Many developers take the approach that old buildings and even trees and inconvenient land masses should be removed to provide the architect with a clean slate. Examples of this include the mass destruction of mature mahogany trees at Maxwell some years ago, and the rape of the landscape, magnificent Ficus trees, topsoil and all at Paradise in recent times (Rape in Paradise). In contrast, there are also many examples of houses and buildings “fitting” snugly into a landscape where mature trees are preserved and the structure designed to complement the terrain rather than abuse or sacrifice it.
It is the rich architectural heritage, landscape and townscapes of Barbados which distinguish it from many other sun, sand and sea destinations. It is therefore imperative for development to not only safeguard that heritage but to utilise it, protecting, preserving, and where appropriate embellishing it. Again there are a number of fine, sensitive and successful examples of such adaptive reuse, but perhaps none better than five very recent gems, listed in order of their completion: the restoration of Tyrol Cot and creation of the Heritage Village alongside; the restoration of the Nidhe Israel Synagogue and the creation of the Jewish Museum in Bridgetown; the restoration and creation of the George Washington House Museum; the restoration of Arlington House and creation of the Museum of Speightstown; and the restoration of Sweetfield Manor Historic Inn and Bed and Breakfast at Brittons Hill.
In each case a building of considerable beauty and historic interest has been restored and adapted for productive use; only in the case of the Jewish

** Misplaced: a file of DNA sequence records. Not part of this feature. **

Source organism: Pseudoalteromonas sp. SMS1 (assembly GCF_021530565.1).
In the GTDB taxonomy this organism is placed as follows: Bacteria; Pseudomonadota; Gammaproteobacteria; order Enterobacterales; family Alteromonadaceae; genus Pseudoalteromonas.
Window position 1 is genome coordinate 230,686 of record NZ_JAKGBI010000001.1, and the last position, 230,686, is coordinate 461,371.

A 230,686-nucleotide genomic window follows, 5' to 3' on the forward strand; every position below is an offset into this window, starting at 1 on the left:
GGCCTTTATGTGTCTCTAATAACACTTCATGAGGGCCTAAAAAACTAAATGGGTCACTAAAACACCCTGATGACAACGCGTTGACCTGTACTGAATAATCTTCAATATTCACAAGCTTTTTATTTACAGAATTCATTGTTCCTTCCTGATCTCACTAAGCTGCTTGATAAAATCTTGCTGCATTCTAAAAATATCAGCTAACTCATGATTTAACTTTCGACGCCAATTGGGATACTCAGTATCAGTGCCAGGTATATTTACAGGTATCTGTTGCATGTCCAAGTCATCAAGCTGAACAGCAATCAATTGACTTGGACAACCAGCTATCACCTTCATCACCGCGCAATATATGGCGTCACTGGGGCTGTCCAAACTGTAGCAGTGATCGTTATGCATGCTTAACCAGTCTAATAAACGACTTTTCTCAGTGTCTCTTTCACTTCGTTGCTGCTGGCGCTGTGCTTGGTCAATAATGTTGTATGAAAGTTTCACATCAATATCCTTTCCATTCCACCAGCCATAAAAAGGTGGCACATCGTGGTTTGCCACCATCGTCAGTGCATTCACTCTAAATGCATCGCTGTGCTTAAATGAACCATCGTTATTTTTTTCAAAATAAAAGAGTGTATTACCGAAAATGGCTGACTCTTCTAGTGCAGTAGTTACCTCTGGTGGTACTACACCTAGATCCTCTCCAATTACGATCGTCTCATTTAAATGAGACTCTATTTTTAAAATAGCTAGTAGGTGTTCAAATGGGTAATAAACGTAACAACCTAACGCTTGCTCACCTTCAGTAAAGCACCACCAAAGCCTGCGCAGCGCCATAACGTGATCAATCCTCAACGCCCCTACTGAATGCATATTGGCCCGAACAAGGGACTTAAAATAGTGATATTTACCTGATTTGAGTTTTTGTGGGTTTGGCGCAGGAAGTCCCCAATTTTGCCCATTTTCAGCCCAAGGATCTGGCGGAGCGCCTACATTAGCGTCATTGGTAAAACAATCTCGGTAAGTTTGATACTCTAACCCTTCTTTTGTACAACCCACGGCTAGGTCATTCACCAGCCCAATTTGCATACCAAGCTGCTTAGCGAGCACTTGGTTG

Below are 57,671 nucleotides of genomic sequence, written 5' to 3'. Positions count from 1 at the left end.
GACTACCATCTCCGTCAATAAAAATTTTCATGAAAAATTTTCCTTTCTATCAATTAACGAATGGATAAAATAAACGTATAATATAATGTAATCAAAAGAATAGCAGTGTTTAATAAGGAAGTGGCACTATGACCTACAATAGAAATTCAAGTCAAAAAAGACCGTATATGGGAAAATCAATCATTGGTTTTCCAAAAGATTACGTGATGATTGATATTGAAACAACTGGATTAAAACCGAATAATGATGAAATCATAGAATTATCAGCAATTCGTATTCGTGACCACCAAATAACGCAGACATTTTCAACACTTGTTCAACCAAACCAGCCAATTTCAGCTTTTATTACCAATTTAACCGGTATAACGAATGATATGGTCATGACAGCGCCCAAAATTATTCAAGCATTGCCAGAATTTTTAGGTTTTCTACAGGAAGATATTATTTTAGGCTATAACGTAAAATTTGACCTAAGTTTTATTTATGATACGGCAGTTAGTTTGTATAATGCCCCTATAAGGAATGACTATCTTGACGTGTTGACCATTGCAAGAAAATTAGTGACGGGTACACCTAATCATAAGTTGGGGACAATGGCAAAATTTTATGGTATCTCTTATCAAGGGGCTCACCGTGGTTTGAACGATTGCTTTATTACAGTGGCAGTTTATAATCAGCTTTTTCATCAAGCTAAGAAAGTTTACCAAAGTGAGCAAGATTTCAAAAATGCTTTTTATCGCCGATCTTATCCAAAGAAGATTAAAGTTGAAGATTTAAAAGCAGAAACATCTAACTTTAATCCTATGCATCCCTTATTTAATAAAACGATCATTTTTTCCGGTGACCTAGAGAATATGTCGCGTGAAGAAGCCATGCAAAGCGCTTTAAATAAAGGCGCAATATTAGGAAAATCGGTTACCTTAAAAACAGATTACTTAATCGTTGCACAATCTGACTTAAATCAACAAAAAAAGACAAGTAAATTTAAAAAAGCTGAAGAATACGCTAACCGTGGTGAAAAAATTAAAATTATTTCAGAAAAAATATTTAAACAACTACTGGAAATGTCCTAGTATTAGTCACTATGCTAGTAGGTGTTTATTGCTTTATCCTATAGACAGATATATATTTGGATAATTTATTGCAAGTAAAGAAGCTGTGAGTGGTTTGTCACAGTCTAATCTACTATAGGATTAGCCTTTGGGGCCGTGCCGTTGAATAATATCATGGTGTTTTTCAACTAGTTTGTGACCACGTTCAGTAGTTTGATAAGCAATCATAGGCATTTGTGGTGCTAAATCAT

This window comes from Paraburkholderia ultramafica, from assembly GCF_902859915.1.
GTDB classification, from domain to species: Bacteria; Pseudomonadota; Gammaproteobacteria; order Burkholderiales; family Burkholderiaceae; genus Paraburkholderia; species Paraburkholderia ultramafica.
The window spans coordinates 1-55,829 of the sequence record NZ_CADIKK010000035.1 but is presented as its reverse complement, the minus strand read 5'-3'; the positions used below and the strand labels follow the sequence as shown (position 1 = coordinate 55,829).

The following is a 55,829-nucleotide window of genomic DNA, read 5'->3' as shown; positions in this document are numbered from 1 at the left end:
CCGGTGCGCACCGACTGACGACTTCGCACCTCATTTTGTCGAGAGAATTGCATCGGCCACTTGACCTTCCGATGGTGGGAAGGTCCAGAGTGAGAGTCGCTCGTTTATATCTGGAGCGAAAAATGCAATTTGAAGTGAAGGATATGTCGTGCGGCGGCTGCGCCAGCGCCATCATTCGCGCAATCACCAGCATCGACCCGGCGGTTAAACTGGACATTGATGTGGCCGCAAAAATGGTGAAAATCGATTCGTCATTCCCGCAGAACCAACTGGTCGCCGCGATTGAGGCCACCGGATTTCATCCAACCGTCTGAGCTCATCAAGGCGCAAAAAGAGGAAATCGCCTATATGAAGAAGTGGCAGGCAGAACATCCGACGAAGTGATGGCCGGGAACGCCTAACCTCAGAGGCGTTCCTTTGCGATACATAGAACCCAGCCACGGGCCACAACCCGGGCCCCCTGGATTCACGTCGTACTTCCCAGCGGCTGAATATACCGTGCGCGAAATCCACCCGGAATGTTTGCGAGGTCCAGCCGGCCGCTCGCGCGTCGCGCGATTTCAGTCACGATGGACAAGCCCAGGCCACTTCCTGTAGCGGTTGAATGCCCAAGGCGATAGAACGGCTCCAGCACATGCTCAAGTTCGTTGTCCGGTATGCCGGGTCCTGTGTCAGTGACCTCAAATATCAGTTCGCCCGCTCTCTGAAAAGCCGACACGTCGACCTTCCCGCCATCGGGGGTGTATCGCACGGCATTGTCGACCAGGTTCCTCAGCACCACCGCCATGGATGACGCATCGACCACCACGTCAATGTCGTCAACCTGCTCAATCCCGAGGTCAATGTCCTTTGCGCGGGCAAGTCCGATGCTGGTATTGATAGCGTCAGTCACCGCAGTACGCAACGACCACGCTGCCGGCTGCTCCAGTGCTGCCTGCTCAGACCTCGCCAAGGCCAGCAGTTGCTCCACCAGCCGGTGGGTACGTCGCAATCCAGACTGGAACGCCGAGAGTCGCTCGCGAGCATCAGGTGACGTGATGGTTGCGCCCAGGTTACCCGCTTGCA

Synagogue was the original use invoked – worship – alongside its enormous interest as a historic and tourist site, with the important archaeological discovery this year of the original mikveh – the bath of purification – 12 feet below the car park! At Sweetfield Manor, a dilapidated merchant’s mansion house overlooking the historic Garrison Savannah has been restored to its nineteenth century grandeur, along with its stables and carriage house, and filled with sumptuous antiques and art, to produce an award winning historic inn – the “Top Caribbean Pick” according to Islands magazine. Transformations like this are perfect models of converting history into hospitality and hard cash, and belie the contemporary Caribbean culture that new is best.
In the past few decades many plantation great houses have been rescued and restored – gems such as Fustic House in St. Lucy, Clifton Hall and Belmont in St. John, Valley in St. George, and of course the great show houses, St. Nicholas Abbey and Sunbury. Yet others, like Newcastle Great House and Buckden have gone to ruin and back to nature. Some, like Cliff in St. John and Lamberts in St. Joseph, are now on the market. Some gems are on offer and ripe for restoration and adaptive reuse around the Garrison, Belleville, Bay Street and
Speightstown, as well as in historic Bridgetown, such as the splendid Masonic Lodge Building (old Harrison College, circa 1735) and the northern remaining portion of the once great Marshall Hall. Development in these areas can successfully utilise restored old buildings, and where appropriate combine sensitive complementary structures.
Similarly, rural developments should be sensitive to the landscape, retaining mature woods and trees, and confirming to the best of traditional Barbadian vernacular styles and restrained tastes, rather than attempting to make every structure a striking individual architectural statement – too often a gauche mix of many styles and periods! Our country is too small to be the victim of an explosion of buildings in carnival style costumes, a description recently applied to some of the concretions appearing along the platinum coast of Barbados. This article can only end with a plea for a combination of good taste and good sense, a sense of history and respect for posterity, among architects, clients, developers and our Town and Country planners.
N.B: Prepared for Terra Caribbean’s The Red Book 2010 Pink Pages by Professor Henry S. Fraser – President Emeritus, The Barbados National Trust.